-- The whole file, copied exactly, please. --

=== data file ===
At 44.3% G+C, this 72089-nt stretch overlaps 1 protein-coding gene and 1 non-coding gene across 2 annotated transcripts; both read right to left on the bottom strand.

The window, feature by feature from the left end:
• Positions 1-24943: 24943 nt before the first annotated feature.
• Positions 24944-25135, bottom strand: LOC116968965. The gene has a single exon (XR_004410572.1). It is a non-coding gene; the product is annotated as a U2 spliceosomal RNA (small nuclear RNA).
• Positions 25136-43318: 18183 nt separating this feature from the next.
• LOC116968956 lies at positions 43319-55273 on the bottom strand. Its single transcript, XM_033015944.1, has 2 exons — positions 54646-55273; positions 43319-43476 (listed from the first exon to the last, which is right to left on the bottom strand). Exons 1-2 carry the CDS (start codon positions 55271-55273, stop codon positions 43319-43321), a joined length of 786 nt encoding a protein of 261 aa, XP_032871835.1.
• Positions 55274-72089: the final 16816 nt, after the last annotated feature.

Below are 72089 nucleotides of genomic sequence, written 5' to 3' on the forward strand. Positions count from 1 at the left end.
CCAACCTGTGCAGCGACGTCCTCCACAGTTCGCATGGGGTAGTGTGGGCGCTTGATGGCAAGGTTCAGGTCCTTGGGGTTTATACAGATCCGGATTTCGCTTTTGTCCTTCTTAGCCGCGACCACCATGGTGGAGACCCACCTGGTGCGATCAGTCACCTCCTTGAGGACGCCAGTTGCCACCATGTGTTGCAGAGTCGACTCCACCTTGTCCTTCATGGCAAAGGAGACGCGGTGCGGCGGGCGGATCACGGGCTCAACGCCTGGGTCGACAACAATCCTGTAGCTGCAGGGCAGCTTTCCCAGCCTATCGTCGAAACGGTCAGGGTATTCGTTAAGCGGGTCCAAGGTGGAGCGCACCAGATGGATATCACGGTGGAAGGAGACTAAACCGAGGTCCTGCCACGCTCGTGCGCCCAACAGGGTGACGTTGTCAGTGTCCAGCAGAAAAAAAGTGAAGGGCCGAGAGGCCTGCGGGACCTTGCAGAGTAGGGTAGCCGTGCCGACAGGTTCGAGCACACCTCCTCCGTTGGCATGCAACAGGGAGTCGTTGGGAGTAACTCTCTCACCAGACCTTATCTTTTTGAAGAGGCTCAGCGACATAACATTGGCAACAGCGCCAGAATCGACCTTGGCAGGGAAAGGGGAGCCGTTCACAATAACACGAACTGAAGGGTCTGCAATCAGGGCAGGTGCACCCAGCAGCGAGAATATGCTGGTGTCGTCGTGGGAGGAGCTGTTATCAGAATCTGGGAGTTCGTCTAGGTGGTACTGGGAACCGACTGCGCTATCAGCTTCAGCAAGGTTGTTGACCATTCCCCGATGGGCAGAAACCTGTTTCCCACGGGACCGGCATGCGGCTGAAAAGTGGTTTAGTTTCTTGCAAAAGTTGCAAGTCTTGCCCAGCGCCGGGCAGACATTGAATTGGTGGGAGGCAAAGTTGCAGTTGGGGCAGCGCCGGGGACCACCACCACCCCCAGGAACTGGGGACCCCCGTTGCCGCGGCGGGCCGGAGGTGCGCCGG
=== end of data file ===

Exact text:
At 44.3% G+C, this 72089-nt stretch overlaps 1 protein-coding gene and 1 non-coding gene across 2 annotated transcripts; both read right to left on the bottom strand.

The window, feature by feature from the left end:
• Positions 1-24943: 24943 nt before the first annotated feature.
• Positions 24944-25135, bottom strand: LOC116968965. The gene has a single exon (XR_004410572.1). It is a non-coding gene; the product is annotated as a U2 spliceosomal RNA (small nuclear RNA).
• Positions 25136-43318: 18183 nt separating this feature from the next.
• LOC116968956 lies at positions 43319-55273 on the bottom strand. Its single transcript, XM_033015944.1, has 2 exons — positions 54646-55273; positions 43319-43476 (listed from the first exon to the last, which is right to left on the bottom strand). Exons 1-2 carry the CDS (start codon positions 55271-55273, stop codon positions 43319-43321), a joined length of 786 nt encoding a protein of 261 aa, XP_032871835.1.
• Positions 55274-72089: the final 16816 nt, after the last annotated feature.

Below are 72089 nucleotides of genomic sequence, written 5' to 3' on the forward strand. Positions count from 1 at the left end.
CCAACCTGTGCAGCGACGTCCTCCACAGTTCGCATGGGGTAGTGTGGGCGCTTGATGGCAAGGTTCAGGTCCTTGGGGTTTATACAGATCCGGATTTCGCTTTTGTCCTTCTTAGCCGCGACCACCATGGTGGAGACCCACCTGGTGCGATCAGTCACCTCCTTGAGGACGCCAGTTGCCACCATGTGTTGCAGAGTCGACTCCACCTTGTCCTTCATGGCAAAGGAGACGCGGTGCGGCGGGCGGATCACGGGCTCAACGCCTGGGTCGACAACAATCCTGTAGCTGCAGGGCAGCTTTCCCAGCCTATCGTCGAAACGGTCAGGGTATTCGTTAAGCGGGTCCAAGGTGGAGCGCACCAGATGGATATCACGGTGGAAGGAGACTAAACCGAGGTCCTGCCACGCTCGTGCGCCCAACAGGGTGACGTTGTCAGTGTCCAGCAGAAAAAAAGTGAAGGGCCGAGAGGCCTGCGGGACCTTGCAGAGTAGGGTAGCCGTGCCGACAGGTTCGAGCACACCTCCTCCGTTGGCATGCAACAGGGAGTCGTTGGGAGTAACTCTCTCACCAGACCTTATCTTTTTGAAGAGGCTCAGCGACATAACATTGGCAACAGCGCCAGAATCGACCTTGGCAGGGAAAGGGGAGCCGTTCACAATAACACGAACTGAAGGGTCTGCAATCAGGGCAGGTGCACCCAGCAGCGAGAATATGCTGGTGTCGTCGTGGGAGGAGCTGTTATCAGAATCTGGGAGTTCGTCTAGGTGGTACTGGGAACCGACTGCGCTATCAGCTTCAGCAAGGTTGTTGACCATTCCCCGATGGGCAGAAACCTGTTTCCCACGGGACCGGCATGCGGCTGAAAAGTGGTTTAGTTTCTTGCAAAAGTTGCAAGTCTTGCCCAGCGCCGGGCAGACATTGAATTGGTGGGAGGCAAAGTTGCAGTTGGGGCAGCGCCGGGGACCACCACCACCCCCAGGAACTGGGGACCCCCGTTGCCGCGGCGGGCCGGAGGTGCGCCGG